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Illinois Court’s Groundbreaking Decision Extends Title VII Protections to LGBT Community

Author

Stephanie A. Black

On Tuesday, a federal court in Illinois ruled that Title VII of the Civil Rights Act of 1964 protects employees from discrimination based on sexual orientation.[1] In an 8-3 decision, the U.S. Court of Appeals for the Seventh Circuit became the first appellate court in the nation to extend protections of workplace discrimination to the LGBT community. The court ruled in favor of plaintiff Kimberly Hively, who claimed she was fired from her position as a part-time instructor at Ivy Tech Community College in South Bend, Indiana, because she is a lesbian. Hively’s sexual orientation became an issue in 2009,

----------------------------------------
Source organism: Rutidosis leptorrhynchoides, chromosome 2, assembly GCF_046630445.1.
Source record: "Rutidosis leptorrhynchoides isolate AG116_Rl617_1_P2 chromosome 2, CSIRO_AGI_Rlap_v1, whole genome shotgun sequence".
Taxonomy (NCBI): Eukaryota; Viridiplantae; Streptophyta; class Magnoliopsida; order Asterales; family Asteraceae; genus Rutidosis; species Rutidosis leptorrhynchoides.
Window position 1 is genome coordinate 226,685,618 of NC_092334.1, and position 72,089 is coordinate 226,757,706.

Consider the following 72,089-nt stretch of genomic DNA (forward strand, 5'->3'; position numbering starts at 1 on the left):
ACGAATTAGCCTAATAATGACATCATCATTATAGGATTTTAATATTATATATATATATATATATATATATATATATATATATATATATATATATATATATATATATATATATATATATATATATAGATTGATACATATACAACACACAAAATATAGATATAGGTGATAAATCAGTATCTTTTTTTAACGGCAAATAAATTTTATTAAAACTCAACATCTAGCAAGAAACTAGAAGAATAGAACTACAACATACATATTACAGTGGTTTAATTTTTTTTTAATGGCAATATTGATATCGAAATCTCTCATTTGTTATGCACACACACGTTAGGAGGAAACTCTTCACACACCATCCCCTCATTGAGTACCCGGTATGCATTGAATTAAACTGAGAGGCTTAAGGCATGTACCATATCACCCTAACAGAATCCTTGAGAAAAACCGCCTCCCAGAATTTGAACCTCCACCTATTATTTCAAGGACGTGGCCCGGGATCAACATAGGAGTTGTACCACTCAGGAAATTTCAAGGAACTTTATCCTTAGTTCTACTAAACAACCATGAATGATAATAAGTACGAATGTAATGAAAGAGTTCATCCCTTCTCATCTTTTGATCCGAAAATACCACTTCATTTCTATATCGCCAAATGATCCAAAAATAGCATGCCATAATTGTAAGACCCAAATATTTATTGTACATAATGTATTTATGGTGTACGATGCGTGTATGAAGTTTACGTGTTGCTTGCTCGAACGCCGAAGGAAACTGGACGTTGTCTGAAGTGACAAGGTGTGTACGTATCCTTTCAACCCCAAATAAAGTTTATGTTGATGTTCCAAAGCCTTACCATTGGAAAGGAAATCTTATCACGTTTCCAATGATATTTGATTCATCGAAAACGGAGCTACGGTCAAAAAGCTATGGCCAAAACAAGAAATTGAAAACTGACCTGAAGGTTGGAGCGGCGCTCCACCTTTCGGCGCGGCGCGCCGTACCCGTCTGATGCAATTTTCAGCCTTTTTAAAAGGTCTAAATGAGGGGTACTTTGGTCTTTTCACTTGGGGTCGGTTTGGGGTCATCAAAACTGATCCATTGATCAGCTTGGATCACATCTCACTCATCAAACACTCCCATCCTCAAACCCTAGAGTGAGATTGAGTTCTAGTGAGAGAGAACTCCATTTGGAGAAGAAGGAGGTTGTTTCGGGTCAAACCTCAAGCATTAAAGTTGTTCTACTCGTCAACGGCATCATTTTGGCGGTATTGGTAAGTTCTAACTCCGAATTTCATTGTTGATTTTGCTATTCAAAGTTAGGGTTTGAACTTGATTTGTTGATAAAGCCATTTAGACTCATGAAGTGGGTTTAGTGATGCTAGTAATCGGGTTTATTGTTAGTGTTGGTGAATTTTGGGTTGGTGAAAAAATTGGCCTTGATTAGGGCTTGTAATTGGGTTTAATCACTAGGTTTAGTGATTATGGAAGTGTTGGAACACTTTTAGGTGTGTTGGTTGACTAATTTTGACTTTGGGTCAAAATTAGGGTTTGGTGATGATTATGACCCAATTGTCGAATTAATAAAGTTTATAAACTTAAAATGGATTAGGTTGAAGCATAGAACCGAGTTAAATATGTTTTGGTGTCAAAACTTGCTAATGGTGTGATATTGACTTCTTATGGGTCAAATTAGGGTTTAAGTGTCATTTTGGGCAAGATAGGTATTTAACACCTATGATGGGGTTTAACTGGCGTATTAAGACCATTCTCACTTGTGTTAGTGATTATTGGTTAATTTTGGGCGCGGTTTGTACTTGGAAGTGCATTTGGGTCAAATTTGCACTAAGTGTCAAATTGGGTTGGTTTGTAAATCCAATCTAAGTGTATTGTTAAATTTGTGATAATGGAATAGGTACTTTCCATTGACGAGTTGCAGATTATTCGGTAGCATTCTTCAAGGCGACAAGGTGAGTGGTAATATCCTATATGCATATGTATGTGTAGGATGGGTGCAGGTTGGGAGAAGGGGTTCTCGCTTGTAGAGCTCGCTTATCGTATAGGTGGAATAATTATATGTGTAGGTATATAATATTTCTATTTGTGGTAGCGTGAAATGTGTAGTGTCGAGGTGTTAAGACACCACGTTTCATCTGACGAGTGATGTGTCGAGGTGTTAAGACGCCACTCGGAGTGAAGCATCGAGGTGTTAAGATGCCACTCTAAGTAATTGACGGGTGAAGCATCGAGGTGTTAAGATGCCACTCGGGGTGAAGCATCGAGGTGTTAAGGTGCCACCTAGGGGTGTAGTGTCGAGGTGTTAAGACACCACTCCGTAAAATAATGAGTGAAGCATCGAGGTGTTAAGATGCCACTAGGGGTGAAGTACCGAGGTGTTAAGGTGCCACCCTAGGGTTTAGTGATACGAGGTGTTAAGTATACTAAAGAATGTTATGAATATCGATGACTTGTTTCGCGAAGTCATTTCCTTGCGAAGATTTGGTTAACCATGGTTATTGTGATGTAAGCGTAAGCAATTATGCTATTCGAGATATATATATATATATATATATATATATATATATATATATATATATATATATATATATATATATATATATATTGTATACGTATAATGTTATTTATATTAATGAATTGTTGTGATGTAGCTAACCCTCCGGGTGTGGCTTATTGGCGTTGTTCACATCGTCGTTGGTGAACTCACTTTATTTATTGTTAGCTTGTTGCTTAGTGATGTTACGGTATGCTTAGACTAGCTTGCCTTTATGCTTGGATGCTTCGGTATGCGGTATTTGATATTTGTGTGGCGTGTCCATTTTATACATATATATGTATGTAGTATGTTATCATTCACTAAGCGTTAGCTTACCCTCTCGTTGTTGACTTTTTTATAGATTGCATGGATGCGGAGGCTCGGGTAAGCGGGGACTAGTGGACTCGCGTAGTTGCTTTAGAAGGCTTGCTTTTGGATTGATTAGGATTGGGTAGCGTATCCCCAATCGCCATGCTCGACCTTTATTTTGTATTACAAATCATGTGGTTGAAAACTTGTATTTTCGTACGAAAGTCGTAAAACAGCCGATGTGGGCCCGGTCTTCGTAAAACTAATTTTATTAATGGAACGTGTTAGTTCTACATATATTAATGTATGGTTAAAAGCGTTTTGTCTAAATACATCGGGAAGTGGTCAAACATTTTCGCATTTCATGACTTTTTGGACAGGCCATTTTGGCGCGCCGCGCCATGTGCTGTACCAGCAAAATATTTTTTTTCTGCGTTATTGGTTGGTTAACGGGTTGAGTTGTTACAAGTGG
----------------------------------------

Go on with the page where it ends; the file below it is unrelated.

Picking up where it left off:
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Student Sues Columbia University For Failure to Promptly and Thoroughly Investigate Reports Of On-Campus Rape

Author

Stephanie A. Black

A Columbia University student recently filed suit in federal court alleging the school failed to properly investigate two separate instances of sexual assault that occurred on the Ivy League campus in 2015.[1] Amelia Roskin-Frazee,[2] currently a sophomore, alleges in her complaint that Columbia violated Title IX and its own policies and procedures for cases involving sexual misconduct by failing to “promptly and equitably” investigate her claims of sexual assault. Under Title IX and its accompanying guidance documents, once a school knows, or reasonably should know, about sexual harassment or an allegation of harassment, it must promptly investigate the claim in

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Uber Hires Third-Party Investigation Team Amid Claims of Sexual Harassment

Author

Stephanie A. Black